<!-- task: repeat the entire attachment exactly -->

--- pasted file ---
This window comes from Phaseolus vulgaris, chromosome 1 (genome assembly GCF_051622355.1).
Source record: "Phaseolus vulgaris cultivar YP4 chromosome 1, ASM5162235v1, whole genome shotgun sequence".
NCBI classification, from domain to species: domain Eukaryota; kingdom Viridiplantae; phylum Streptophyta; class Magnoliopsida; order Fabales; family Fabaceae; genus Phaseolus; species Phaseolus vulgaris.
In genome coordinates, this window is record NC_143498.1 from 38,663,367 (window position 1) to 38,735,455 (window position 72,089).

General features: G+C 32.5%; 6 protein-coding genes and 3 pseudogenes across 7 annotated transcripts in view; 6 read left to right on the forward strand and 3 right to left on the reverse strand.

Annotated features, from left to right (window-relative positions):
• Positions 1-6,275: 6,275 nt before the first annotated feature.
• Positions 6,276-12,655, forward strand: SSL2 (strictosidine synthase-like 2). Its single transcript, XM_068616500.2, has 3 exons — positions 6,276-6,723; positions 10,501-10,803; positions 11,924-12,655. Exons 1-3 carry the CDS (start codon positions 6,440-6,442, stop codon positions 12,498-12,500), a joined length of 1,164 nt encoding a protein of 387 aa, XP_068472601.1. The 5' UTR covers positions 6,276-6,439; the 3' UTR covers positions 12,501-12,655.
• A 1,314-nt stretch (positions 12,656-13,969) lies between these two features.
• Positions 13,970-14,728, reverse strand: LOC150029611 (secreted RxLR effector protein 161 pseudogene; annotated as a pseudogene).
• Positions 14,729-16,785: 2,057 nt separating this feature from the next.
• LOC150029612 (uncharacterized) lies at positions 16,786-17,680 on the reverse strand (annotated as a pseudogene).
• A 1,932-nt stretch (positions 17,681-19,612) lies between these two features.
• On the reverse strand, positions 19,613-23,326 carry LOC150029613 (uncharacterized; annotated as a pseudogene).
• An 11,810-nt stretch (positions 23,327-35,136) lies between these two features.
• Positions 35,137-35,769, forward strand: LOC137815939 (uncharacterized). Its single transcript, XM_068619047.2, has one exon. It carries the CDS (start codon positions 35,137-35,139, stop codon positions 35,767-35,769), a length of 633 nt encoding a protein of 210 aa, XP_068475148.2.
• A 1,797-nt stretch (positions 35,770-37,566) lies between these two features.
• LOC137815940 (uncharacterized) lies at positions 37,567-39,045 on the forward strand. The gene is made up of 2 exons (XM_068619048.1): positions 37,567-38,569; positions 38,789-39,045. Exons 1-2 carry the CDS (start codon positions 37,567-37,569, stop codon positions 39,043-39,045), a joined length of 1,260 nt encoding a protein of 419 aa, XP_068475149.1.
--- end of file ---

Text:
This window comes from Phaseolus vulgaris, chromosome 1 (genome assembly GCF_051622355.1).
Source record: "Phaseolus vulgaris cultivar YP4 chromosome 1, ASM5162235v1, whole genome shotgun sequence".
NCBI classification, from domain to species: domain Eukaryota; kingdom Viridiplantae; phylum Streptophyta; class Magnoliopsida; order Fabales; family Fabaceae; genus Phaseolus; species Phaseolus vulgaris.
In genome coordinates, this window is record NC_143498.1 from 38,663,367 (window position 1) to 38,735,455 (window position 72,089).

General features: G+C 32.5%; 6 protein-coding genes and 3 pseudogenes across 7 annotated transcripts in view; 6 read left to right on the forward strand and 3 right to left on the reverse strand.

Annotated features, from left to right (window-relative positions):
• Positions 1-6,275: 6,275 nt before the first annotated feature.
• Positions 6,276-12,655, forward strand: SSL2 (strictosidine synthase-like 2). Its single transcript, XM_068616500.2, has 3 exons — positions 6,276-6,723; positions 10,501-10,803; positions 11,924-12,655. Exons 1-3 carry the CDS (start codon positions 6,440-6,442, stop codon positions 12,498-12,500), a joined length of 1,164 nt encoding a protein of 387 aa, XP_068472601.1. The 5' UTR covers positions 6,276-6,439; the 3' UTR covers positions 12,501-12,655.
• A 1,314-nt stretch (positions 12,656-13,969) lies between these two features.
• Positions 13,970-14,728, reverse strand: LOC150029611 (secreted RxLR effector protein 161 pseudogene; annotated as a pseudogene).
• Positions 14,729-16,785: 2,057 nt separating this feature from the next.
• LOC150029612 (uncharacterized) lies at positions 16,786-17,680 on the reverse strand (annotated as a pseudogene).
• A 1,932-nt stretch (positions 17,681-19,612) lies between these two features.
• On the reverse strand, positions 19,613-23,326 carry LOC150029613 (uncharacterized; annotated as a pseudogene).
• An 11,810-nt stretch (positions 23,327-35,136) lies between these two features.
• Positions 35,137-35,769, forward strand: LOC137815939 (uncharacterized). Its single transcript, XM_068619047.2, has one exon. It carries the CDS (start codon positions 35,137-35,139, stop codon positions 35,767-35,769), a length of 633 nt encoding a protein of 210 aa, XP_068475148.2.
• A 1,797-nt stretch (positions 35,770-37,566) lies between these two features.
• LOC137815940 (uncharacterized) lies at positions 37,567-39,045 on the forward strand. The gene is made up of 2 exons (XM_068619048.1): positions 37,567-38,569; positions 38,789-39,045. Exons 1-2 carry the CDS (start codon positions 37,567-37,569, stop codon positions 39,043-39,045), a joined length of 1,260 nt encoding a protein of 419 aa, XP_068475149.1.